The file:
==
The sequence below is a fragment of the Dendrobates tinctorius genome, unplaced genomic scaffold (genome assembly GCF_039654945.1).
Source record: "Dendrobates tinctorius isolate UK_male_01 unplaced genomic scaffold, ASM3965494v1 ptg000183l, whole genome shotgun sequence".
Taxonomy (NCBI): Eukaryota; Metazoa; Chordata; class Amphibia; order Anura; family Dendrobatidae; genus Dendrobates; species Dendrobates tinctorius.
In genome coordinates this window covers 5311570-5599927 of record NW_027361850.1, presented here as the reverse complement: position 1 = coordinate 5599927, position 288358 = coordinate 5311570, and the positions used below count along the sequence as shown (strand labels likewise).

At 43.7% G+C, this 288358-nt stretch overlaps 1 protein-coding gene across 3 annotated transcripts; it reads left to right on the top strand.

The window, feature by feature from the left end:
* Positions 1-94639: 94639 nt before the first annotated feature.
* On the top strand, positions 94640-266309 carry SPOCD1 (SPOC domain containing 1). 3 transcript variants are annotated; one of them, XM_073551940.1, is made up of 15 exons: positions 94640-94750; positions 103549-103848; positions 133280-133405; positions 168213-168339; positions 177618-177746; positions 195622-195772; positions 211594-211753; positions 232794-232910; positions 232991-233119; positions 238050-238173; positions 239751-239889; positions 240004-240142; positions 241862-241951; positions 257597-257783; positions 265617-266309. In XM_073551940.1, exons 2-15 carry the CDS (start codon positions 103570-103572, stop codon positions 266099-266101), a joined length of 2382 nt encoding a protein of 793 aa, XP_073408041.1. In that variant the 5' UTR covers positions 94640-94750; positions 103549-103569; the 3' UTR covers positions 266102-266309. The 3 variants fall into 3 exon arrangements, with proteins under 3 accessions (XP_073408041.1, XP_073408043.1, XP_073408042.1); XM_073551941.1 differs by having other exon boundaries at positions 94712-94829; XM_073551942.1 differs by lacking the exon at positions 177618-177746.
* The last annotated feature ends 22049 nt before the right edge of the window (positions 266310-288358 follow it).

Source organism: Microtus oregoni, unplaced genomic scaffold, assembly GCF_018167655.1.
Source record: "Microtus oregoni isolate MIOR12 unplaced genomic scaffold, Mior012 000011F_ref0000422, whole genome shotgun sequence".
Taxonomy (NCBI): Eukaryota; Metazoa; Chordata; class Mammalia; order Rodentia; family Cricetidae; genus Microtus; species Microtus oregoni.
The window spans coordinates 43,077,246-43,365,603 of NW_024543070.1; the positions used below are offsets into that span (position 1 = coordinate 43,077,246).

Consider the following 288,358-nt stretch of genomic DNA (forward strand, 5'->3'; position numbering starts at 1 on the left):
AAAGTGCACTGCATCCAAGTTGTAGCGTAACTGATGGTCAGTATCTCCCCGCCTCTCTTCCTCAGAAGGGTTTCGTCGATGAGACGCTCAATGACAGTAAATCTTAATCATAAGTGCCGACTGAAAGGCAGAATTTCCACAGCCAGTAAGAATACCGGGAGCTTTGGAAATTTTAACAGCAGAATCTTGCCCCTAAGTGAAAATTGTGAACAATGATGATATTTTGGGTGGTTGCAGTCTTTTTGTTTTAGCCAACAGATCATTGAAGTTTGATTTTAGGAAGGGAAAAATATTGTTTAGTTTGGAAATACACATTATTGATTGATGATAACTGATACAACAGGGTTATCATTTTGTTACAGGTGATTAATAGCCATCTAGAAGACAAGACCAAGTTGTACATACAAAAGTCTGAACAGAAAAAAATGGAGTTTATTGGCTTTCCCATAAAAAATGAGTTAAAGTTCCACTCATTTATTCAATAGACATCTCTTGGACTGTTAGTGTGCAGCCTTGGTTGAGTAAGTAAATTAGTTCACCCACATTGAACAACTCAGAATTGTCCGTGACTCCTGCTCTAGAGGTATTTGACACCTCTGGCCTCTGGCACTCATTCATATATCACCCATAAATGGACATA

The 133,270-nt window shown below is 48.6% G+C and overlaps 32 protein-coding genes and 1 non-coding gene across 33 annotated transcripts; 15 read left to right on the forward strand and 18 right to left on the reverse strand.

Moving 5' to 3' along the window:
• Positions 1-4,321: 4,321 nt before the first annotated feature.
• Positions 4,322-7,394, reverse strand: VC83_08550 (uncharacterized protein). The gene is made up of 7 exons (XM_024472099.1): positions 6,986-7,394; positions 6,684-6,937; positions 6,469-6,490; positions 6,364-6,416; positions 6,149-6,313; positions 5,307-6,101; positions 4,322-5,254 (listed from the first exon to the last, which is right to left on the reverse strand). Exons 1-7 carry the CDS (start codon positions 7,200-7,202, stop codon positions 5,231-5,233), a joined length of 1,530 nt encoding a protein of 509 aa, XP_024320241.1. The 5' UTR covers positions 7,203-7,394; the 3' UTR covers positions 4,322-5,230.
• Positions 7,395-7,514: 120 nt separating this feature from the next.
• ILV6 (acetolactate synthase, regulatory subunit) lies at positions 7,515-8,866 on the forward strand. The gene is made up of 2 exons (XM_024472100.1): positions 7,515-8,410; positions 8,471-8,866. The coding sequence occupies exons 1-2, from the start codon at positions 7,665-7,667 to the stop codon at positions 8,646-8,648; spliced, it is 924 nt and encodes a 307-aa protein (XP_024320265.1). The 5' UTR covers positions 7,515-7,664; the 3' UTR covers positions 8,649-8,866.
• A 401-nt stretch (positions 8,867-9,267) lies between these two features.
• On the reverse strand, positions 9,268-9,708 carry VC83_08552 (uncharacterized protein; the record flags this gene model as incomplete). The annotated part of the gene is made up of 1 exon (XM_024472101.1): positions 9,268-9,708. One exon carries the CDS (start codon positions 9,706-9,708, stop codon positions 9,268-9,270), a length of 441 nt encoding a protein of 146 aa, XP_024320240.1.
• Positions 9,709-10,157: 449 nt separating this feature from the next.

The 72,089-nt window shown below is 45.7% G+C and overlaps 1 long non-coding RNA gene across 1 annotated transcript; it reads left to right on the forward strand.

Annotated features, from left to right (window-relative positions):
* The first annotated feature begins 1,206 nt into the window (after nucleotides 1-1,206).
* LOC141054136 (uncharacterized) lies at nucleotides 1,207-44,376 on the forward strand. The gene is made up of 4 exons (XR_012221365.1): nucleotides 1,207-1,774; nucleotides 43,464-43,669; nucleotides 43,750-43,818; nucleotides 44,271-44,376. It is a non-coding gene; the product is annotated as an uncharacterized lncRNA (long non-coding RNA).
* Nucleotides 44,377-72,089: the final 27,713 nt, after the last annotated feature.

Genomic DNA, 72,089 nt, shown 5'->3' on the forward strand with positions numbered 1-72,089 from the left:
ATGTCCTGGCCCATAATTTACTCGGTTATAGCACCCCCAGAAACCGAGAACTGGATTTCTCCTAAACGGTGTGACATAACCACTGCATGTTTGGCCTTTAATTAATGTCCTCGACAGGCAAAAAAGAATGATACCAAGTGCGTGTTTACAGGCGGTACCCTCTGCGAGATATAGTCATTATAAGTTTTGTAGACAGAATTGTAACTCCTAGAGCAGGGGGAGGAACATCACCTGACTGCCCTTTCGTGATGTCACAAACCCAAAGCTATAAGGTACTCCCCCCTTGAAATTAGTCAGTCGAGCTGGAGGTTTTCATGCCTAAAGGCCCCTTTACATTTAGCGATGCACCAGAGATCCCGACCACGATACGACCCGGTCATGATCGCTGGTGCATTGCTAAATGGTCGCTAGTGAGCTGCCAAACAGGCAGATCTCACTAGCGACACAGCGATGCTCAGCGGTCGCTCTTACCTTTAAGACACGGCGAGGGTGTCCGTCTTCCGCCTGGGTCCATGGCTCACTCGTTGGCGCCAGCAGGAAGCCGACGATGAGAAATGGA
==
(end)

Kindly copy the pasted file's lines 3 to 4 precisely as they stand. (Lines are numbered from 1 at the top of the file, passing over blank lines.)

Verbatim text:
Taxonomy (NCBI): Eukaryota; Metazoa; Chordata; class Amphibia; order Anura; family Dendrobatidae; genus Dendrobates; species Dendrobates tinctorius.
In genome coordinates this window covers 5311570-5599927 of record NW_027361850.1, presented here as the reverse complement: position 1 = coordinate 5599927, position 288358 = coordinate 5311570, and the positions used below count along the sequence as shown (strand labels likewise).